While 88% of senior executives claim to be either engaged or highly engaged with the 65+ demographic, 62% do not have any specific services or products tailored to this group according to research from Barclays Corporate covered in this article. Hence, the majority of operators are neglecting this growing market.
Of those businesses which do not provide specific offerings for older customers, 82% have no plans to introduce any either, with the number one reason given that they simply have not considered it. Just 18% said it was because their products and services are suitable for all ages.
As the hospitality industry struggles against multiple headwinds, it would be a mistake to overlook the opportunities this healthier ageing population presents says the research author.
The survey itself highlights how important the ageing population now is for the industry, with those businesses surveyed seeing an average of 28% of their income coming from the 65-plus market. This represents an estimated £25bn of the hospitality industry’s income. This is highly likely to increase as the number of people aged 65 and over rises by an additional 1.4m in the next five years. Despite this, just 3% of those businesses surveyed are looking to make a major investment in this space.
Barclays added: “Capital is under increasing pressure, and businesses are naturally questioning where they should be investing and why. Given the level of income the over 65s currently provides the industry it would be remiss to ignore investing in a demographic that is expected to grow so significantly in the next few years. This doesn’t necessarily mean a major overhaul of operations. Simple considerations that take this group into account will go a long way towards securing their spend.”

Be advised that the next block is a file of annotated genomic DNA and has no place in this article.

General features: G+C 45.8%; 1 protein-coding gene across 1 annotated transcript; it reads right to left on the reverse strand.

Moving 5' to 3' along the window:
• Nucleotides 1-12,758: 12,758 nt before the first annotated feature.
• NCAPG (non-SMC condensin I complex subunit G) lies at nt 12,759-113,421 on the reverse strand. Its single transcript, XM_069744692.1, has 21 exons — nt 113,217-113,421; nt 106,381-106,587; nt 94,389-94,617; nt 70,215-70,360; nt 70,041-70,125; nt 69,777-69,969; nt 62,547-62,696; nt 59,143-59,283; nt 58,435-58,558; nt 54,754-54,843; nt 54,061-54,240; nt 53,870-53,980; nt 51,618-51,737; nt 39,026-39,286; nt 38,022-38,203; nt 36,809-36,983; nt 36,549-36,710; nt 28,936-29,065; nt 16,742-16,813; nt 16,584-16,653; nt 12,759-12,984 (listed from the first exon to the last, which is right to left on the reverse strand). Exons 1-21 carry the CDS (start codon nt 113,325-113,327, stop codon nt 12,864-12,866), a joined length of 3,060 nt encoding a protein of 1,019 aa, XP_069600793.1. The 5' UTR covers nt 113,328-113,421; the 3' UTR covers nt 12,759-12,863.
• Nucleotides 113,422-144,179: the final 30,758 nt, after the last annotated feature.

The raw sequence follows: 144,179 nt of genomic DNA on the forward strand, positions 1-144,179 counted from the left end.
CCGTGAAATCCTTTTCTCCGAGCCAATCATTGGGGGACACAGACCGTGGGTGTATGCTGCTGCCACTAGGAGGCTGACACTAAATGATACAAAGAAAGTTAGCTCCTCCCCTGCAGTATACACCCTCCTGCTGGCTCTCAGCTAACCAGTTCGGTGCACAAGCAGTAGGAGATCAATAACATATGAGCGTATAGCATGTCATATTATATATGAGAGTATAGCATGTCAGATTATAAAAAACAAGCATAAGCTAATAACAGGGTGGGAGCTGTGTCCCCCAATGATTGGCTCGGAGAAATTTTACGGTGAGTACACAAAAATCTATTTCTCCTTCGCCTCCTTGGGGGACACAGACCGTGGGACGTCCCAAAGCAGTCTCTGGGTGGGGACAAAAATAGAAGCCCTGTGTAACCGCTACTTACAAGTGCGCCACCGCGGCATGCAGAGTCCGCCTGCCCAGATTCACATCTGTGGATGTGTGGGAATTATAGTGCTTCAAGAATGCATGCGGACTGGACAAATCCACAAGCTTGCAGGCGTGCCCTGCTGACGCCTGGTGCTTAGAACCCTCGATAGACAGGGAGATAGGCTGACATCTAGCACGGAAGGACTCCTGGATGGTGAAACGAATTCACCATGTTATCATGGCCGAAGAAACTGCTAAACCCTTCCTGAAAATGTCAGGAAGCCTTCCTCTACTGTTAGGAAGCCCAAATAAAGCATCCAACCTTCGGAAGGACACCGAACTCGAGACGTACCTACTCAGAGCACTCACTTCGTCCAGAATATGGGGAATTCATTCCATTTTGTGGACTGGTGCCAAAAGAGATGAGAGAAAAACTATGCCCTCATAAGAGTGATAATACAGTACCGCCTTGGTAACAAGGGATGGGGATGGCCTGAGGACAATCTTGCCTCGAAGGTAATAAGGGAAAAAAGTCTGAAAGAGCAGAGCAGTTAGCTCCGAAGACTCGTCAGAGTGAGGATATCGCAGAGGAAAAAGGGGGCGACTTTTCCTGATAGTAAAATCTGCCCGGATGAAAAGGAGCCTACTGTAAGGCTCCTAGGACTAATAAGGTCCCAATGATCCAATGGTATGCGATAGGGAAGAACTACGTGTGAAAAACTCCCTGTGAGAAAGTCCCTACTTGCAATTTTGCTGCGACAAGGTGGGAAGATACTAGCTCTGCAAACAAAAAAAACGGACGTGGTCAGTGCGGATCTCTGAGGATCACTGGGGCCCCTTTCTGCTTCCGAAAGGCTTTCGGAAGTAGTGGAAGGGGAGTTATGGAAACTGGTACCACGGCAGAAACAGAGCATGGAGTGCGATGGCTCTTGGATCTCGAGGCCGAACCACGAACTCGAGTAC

The top three age-specific offerings that businesses are focusing on include tailored facilities, such as easy access, targeted deals and offers, and/or direct marketing campaigns.
In terms of employment, the majority 60% of large companies in this sector expect to employ more over 60s. This compares to the industry as a whole, where only 36% of those surveyed state that they will be employing more over 60s in the next five years.